11 Post-Divorce Actions to Take To Start Your New Life

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11 Post-Divorce Actions to Take To Start Your New Life

Once your divorce judgment is issued your marriage is legally over. However, there are still important steps to take to realign your life with your new status and set yourself up for success. 

Here are 11 areas to take immediate action for your new life:

  1. Estate Planning

    As soon as your divorce is finalized, meet with your estate planning attorney and create a new strategy for your estate. You will need to execute a new will that does not include your former spouse, and you may wish to reallocate other bequests as well. If your spouse was your executor, you will need to select a new one. 

    If you have minor children, you will want to rethink your choice for the guardian. If you are the custodial parent, you have the option of inserting a clause explaining why you select someone other than the other parent as guardian. Your attorney will also review your trusts to determine if any changes need to be made to the trustee, beneficiaries, or terms. If you have minor children, this is the time to establish trusts for them if you have not already done so.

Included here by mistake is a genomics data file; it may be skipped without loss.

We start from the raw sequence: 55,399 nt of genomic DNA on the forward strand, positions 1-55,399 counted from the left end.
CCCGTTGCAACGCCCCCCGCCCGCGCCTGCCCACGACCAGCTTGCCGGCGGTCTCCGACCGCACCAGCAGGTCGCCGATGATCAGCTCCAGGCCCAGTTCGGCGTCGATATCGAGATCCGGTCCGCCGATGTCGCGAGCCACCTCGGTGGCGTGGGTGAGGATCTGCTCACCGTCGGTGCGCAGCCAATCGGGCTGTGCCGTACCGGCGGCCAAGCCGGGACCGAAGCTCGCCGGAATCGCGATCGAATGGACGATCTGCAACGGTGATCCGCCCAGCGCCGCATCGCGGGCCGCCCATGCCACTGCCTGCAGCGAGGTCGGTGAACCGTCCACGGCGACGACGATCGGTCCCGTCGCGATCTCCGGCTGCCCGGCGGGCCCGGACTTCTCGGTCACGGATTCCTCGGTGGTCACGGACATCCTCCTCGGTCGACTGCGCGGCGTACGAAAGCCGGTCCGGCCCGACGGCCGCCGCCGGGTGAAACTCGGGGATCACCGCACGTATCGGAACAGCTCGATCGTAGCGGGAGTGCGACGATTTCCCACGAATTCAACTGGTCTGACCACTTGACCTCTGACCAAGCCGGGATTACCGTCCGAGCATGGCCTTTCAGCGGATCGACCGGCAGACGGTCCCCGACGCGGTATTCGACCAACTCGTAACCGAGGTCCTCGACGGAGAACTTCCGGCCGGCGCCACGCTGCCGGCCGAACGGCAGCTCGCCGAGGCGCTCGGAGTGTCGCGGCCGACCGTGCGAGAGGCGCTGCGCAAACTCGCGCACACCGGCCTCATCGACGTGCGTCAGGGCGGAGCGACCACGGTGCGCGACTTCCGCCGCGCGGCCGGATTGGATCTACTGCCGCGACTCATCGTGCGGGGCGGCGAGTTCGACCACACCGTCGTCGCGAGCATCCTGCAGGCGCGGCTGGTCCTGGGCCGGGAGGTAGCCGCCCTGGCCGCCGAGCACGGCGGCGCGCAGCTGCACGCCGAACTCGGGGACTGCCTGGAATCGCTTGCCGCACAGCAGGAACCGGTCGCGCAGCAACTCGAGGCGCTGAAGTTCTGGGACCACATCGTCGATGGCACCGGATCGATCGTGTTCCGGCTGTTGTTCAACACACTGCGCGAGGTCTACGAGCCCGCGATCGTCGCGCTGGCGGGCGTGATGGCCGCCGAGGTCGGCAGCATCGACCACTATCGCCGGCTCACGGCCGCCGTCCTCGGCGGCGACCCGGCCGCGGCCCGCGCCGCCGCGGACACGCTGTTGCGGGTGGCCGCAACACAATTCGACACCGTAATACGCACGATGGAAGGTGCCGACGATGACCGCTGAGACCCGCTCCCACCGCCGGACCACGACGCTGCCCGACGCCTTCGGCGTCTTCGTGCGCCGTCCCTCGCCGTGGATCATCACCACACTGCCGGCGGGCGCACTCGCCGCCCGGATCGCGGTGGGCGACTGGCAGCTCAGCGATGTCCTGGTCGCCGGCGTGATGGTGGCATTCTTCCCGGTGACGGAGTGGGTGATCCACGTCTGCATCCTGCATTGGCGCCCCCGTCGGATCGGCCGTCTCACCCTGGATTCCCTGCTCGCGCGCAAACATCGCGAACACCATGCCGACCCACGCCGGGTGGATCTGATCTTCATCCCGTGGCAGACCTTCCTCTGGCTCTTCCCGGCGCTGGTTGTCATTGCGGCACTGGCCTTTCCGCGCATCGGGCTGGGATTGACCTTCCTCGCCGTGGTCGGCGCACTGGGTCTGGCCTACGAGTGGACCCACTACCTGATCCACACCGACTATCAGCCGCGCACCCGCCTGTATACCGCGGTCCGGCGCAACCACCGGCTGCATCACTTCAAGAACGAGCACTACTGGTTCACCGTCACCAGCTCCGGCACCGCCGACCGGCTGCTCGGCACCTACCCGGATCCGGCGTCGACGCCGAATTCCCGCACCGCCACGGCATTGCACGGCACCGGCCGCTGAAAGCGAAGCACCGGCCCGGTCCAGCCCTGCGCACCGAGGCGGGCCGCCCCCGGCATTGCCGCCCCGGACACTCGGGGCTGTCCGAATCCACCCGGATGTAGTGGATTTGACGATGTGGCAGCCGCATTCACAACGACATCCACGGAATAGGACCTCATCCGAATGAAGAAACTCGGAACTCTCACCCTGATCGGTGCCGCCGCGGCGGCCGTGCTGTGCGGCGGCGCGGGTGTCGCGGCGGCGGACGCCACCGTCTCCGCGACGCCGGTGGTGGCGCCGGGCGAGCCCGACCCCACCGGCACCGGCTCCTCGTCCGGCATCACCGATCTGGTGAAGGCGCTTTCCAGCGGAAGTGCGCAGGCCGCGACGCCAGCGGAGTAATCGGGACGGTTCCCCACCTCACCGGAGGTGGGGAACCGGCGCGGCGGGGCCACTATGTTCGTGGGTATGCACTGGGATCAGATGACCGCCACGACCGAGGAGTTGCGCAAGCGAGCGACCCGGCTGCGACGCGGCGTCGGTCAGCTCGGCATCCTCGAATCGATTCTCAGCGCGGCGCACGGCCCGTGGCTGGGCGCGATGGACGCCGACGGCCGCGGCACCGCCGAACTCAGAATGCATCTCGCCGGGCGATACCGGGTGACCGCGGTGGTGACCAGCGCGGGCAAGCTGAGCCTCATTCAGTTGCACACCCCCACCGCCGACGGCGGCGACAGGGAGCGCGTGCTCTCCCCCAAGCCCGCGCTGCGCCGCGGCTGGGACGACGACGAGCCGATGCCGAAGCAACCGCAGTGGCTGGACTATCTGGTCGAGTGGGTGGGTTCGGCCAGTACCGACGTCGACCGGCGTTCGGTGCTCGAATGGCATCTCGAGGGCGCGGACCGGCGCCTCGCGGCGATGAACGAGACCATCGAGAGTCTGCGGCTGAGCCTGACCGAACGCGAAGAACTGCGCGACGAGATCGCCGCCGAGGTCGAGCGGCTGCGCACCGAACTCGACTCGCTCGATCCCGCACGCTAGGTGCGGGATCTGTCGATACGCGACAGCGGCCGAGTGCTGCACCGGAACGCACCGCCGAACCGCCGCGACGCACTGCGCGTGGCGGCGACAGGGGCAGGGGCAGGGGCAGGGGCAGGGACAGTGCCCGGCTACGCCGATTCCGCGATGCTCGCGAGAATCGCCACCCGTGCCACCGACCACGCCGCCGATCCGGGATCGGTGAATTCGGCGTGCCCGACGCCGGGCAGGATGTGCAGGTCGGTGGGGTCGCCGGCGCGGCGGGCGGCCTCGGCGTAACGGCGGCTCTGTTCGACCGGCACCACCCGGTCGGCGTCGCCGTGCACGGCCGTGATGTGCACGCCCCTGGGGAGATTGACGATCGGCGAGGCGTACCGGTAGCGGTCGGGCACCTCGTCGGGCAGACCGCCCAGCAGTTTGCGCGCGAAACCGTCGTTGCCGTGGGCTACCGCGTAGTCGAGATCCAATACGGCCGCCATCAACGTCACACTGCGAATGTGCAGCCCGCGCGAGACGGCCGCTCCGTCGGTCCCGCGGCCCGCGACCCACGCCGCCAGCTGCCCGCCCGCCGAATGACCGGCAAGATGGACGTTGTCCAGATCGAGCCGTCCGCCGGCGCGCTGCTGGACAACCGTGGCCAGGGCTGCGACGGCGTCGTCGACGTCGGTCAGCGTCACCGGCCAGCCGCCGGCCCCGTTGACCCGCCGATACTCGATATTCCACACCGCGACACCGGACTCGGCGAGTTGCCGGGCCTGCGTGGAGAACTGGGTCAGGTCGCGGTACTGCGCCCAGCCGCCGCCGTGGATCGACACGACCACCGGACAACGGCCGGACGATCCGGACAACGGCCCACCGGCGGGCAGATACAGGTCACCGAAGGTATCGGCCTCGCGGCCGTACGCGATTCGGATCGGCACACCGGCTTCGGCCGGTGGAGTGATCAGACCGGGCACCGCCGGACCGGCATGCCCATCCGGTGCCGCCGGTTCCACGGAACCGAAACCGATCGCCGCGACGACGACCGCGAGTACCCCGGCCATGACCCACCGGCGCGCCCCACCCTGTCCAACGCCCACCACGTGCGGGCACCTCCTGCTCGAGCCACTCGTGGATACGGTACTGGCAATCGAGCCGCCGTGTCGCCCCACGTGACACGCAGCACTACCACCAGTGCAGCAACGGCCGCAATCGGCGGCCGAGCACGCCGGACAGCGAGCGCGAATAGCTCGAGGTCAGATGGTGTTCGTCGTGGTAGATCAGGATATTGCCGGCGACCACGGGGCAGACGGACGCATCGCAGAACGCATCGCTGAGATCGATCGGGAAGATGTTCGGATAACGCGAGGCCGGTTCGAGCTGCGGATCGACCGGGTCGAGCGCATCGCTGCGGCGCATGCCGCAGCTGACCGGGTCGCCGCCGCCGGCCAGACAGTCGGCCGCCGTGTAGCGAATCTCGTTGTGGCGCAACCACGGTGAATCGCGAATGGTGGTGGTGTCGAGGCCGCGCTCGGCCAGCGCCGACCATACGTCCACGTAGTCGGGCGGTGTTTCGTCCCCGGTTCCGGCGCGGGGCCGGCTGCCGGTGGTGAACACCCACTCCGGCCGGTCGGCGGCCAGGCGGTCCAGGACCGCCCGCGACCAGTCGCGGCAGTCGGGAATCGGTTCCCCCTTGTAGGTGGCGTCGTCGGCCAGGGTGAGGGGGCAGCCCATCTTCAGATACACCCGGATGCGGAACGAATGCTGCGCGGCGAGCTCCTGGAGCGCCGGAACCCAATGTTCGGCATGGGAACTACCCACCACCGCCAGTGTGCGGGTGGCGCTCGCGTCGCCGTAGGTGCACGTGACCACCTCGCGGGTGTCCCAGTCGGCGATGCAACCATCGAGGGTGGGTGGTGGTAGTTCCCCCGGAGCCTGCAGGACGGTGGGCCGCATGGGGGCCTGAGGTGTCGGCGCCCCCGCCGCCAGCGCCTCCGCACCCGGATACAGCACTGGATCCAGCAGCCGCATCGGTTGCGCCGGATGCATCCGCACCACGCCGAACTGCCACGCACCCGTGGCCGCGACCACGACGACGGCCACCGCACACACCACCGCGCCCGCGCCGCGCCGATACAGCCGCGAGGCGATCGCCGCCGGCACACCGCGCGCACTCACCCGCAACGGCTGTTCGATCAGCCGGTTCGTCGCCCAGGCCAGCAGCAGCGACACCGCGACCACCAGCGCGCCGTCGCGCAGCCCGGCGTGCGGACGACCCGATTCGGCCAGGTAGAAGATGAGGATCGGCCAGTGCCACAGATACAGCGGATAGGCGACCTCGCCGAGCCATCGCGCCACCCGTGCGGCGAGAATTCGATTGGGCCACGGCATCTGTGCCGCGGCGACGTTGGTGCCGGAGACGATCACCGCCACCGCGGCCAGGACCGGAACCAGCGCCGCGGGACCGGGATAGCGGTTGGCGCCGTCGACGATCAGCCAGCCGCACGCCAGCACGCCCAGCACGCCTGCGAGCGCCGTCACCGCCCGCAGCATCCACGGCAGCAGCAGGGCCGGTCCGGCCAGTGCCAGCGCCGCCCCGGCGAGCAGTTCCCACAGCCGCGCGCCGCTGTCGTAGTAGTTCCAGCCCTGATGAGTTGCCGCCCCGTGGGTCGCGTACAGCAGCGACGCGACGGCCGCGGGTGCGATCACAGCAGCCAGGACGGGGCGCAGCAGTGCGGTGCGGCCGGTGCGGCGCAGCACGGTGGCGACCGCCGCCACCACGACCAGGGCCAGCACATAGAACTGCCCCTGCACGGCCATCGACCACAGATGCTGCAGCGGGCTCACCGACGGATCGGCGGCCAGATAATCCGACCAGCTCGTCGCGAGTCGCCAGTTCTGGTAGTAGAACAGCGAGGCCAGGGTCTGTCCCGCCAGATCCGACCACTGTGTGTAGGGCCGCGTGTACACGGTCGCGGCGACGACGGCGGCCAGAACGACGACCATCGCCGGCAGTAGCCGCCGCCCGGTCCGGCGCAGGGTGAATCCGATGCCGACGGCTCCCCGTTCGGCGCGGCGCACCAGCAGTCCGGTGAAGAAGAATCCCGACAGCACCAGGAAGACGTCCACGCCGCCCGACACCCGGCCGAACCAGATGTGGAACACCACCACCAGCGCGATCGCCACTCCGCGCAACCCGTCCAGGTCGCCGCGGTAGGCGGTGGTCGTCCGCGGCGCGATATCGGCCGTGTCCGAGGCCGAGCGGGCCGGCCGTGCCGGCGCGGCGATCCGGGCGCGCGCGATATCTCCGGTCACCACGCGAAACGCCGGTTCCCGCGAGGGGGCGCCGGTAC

You will also need to reevaluate existing advance directives and health care proxies. Your spouse was likely named as your proxy, the person who can make decisions for you if you are unable to. You will most likely want to choose someone else. 

    Your estate planning package also likely contains a power of attorney authorizing your spouse to make financial and business decisions for you. This will need to be replaced as well. 

  2. Financial Accounts

    Your legal team has likely already had you close down or at least freeze joint financial accounts while the divorce was pending. After finalization of the divorce, all joint accounts should be closed and distributed according to the judgment. Your accountant or business manager will ensure that distribution is handled correctly. New accounts should be opened in your name alone.